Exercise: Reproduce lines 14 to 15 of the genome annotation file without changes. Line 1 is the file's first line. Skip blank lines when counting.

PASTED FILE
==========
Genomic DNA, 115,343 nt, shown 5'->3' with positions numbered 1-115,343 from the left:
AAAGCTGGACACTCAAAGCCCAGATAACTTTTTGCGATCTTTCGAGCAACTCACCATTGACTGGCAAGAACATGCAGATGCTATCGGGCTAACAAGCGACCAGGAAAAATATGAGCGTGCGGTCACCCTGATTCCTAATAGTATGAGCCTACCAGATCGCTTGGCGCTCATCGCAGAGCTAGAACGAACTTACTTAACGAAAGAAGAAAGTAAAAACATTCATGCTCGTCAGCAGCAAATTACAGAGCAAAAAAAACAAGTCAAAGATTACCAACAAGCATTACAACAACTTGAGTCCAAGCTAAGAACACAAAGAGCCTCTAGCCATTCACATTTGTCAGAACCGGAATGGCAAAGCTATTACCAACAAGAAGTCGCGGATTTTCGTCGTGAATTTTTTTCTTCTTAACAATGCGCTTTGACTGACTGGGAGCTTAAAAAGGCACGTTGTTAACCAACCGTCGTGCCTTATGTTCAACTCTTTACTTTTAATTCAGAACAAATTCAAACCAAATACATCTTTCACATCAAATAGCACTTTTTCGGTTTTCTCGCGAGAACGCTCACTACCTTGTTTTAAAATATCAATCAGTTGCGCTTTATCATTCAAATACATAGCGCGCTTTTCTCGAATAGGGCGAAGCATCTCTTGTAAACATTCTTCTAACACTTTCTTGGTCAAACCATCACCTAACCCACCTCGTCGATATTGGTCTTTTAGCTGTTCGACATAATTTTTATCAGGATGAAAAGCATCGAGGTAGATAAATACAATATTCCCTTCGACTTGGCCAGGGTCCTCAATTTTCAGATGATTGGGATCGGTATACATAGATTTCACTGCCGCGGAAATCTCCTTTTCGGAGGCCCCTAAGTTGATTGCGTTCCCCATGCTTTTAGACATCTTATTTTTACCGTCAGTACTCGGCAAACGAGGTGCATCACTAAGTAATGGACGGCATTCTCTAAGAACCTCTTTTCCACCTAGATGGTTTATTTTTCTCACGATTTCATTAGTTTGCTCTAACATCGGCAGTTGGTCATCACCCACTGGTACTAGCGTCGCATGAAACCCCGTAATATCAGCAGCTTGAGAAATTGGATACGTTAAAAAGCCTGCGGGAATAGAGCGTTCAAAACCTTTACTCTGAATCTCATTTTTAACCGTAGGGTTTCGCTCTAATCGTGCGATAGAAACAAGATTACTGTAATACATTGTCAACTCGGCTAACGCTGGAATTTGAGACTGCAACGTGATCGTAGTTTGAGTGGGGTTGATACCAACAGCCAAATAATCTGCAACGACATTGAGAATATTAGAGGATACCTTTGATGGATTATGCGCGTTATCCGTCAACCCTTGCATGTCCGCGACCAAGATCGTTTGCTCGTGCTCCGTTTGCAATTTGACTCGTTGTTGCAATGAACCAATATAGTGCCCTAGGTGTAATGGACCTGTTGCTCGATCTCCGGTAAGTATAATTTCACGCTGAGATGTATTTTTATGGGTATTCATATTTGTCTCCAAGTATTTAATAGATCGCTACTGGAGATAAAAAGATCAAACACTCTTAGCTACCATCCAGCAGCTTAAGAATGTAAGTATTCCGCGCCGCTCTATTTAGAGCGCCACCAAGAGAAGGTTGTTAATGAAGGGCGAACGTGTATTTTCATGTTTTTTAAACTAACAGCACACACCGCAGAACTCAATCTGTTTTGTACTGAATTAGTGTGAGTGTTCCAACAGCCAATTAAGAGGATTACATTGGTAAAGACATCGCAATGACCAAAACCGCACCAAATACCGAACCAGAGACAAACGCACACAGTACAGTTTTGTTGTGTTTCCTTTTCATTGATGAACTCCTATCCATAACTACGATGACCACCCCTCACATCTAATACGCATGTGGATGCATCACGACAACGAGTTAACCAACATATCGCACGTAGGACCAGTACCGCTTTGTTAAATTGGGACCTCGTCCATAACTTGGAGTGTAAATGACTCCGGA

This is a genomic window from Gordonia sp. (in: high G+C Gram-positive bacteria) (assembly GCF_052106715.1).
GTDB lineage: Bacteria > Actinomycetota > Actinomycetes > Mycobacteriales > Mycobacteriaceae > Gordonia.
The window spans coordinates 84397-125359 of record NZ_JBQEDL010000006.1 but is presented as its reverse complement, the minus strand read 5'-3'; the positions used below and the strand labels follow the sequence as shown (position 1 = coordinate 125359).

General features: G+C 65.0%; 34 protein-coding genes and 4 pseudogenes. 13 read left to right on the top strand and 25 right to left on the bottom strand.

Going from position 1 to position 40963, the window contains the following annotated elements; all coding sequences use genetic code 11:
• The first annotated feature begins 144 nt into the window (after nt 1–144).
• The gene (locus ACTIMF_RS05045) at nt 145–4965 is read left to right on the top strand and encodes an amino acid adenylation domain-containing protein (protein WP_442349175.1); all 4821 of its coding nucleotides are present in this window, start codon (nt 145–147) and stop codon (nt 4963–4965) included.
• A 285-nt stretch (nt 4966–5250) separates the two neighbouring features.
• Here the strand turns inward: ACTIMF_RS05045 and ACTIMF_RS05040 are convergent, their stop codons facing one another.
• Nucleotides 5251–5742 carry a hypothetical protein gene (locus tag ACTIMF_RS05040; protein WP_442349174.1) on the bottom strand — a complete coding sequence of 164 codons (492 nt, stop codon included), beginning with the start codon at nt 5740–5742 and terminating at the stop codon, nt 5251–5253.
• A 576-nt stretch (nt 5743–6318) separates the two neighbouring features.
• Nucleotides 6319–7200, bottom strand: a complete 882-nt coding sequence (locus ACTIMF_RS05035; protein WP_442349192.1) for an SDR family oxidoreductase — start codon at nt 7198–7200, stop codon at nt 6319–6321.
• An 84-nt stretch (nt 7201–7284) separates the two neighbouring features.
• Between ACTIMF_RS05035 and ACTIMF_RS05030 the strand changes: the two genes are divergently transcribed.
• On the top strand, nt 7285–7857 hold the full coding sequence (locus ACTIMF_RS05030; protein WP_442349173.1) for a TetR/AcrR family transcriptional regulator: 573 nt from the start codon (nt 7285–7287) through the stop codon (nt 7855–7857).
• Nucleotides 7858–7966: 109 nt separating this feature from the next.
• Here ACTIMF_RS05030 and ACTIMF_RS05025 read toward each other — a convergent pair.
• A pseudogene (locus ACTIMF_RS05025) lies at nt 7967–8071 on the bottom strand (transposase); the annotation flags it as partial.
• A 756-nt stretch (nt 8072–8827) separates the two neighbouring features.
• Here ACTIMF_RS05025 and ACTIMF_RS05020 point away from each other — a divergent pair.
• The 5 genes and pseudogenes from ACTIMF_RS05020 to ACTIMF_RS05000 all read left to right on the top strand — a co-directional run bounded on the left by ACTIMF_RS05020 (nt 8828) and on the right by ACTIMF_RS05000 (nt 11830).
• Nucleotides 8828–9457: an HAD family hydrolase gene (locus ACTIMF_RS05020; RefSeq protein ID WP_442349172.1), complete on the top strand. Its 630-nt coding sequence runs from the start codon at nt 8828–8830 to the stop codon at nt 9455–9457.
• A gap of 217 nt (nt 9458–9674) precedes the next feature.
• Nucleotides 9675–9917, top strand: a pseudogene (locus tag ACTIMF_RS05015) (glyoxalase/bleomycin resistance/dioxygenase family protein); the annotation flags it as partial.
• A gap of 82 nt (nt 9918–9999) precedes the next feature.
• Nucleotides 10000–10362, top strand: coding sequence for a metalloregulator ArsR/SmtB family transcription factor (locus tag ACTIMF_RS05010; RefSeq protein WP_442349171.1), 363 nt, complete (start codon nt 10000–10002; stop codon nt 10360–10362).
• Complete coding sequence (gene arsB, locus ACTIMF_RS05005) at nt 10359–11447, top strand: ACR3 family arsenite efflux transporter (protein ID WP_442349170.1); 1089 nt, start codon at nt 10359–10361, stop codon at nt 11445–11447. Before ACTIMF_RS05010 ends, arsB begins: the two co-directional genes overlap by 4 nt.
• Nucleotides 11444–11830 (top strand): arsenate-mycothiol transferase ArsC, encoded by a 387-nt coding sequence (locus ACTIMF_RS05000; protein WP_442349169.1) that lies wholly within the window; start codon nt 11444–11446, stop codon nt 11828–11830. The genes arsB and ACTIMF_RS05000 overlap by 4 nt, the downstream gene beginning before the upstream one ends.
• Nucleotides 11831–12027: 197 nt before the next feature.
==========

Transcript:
• Nucleotides 6319–7200, bottom strand: a complete 882-nt coding sequence (locus ACTIMF_RS05035; protein WP_442349192.1) for an SDR family oxidoreductase — start codon at nt 7198–7200, stop codon at nt 6319–6321.
• An 84-nt stretch (nt 7201–7284) separates the two neighbouring features.